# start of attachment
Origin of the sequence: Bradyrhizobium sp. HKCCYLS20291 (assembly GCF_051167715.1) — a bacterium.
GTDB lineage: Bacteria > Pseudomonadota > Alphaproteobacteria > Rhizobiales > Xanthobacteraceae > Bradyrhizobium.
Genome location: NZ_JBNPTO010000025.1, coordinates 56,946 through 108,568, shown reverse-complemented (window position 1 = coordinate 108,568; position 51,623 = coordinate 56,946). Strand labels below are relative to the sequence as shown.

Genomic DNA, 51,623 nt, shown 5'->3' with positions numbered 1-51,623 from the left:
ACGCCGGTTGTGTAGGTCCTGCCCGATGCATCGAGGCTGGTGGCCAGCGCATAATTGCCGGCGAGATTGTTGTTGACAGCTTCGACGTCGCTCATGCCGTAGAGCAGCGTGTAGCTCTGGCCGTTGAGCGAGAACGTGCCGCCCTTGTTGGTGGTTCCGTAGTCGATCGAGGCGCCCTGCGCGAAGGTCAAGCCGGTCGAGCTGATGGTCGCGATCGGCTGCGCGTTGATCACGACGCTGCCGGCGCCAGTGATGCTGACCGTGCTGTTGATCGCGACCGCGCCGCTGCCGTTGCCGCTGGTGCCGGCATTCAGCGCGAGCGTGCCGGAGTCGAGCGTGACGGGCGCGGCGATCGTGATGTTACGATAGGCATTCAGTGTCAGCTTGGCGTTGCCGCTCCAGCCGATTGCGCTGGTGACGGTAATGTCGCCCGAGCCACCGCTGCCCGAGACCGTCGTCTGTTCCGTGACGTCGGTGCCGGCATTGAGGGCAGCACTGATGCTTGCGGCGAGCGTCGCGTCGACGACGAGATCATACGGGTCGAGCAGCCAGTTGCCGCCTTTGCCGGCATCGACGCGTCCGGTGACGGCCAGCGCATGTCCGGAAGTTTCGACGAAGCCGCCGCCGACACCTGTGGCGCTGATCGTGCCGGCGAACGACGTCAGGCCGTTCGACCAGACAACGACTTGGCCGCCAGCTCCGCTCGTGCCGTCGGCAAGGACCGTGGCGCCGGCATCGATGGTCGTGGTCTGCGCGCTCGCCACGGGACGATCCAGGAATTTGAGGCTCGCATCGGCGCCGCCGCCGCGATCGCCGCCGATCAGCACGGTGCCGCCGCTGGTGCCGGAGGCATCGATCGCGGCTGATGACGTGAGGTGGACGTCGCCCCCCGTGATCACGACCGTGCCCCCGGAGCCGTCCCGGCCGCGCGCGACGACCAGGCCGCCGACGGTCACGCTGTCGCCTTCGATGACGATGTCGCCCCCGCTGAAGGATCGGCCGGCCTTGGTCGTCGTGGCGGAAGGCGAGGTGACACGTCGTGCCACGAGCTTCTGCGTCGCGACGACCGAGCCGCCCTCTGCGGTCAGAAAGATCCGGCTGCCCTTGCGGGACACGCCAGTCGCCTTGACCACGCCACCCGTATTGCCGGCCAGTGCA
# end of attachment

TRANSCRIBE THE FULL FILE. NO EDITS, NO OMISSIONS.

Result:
Origin of the sequence: Bradyrhizobium sp. HKCCYLS20291 (assembly GCF_051167715.1) — a bacterium.
GTDB lineage: Bacteria > Pseudomonadota > Alphaproteobacteria > Rhizobiales > Xanthobacteraceae > Bradyrhizobium.
Genome location: NZ_JBNPTO010000025.1, coordinates 56,946 through 108,568, shown reverse-complemented (window position 1 = coordinate 108,568; position 51,623 = coordinate 56,946). Strand labels below are relative to the sequence as shown.

Genomic DNA, 51,623 nt, shown 5'->3' with positions numbered 1-51,623 from the left:
ACGCCGGTTGTGTAGGTCCTGCCCGATGCATCGAGGCTGGTGGCCAGCGCATAATTGCCGGCGAGATTGTTGTTGACAGCTTCGACGTCGCTCATGCCGTAGAGCAGCGTGTAGCTCTGGCCGTTGAGCGAGAACGTGCCGCCCTTGTTGGTGGTTCCGTAGTCGATCGAGGCGCCCTGCGCGAAGGTCAAGCCGGTCGAGCTGATGGTCGCGATCGGCTGCGCGTTGATCACGACGCTGCCGGCGCCAGTGATGCTGACCGTGCTGTTGATCGCGACCGCGCCGCTGCCGTTGCCGCTGGTGCCGGCATTCAGCGCGAGCGTGCCGGAGTCGAGCGTGACGGGCGCGGCGATCGTGATGTTACGATAGGCATTCAGTGTCAGCTTGGCGTTGCCGCTCCAGCCGATTGCGCTGGTGACGGTAATGTCGCCCGAGCCACCGCTGCCCGAGACCGTCGTCTGTTCCGTGACGTCGGTGCCGGCATTGAGGGCAGCACTGATGCTTGCGGCGAGCGTCGCGTCGACGACGAGATCATACGGGTCGAGCAGCCAGTTGCCGCCTTTGCCGGCATCGACGCGTCCGGTGACGGCCAGCGCATGTCCGGAAGTTTCGACGAAGCCGCCGCCGACACCTGTGGCGCTGATCGTGCCGGCGAACGACGTCAGGCCGTTCGACCAGACAACGACTTGGCCGCCAGCTCCGCTCGTGCCGTCGGCAAGGACCGTGGCGCCGGCATCGATGGTCGTGGTCTGCGCGCTCGCCACGGGACGATCCAGGAATTTGAGGCTCGCATCGGCGCCGCCGCCGCGATCGCCGCCGATCAGCACGGTGCCGCCGCTGGTGCCGGAGGCATCGATCGCGGCTGATGACGTGAGGTGGACGTCGCCCCCCGTGATCACGACCGTGCCCCCGGAGCCGTCCCGGCCGCGCGCGACGACCAGGCCGCCGACGGTCACGCTGTCGCCTTCGATGACGATGTCGCCCCCGCTGAAGGATCGGCCGGCCTTGGTCGTCGTGGCGGAAGGCGAGGTGACACGTCGTGCCACGAGCTTCTGCGTCGCGACGACCGAGCCGCCCTCTGCGGTCAGAAAGATCCGGCTGCCCTTGCGGGACACGCCAGTCGCCTTGACCACGCCACCCGTATTGCCGGCCAGTGCA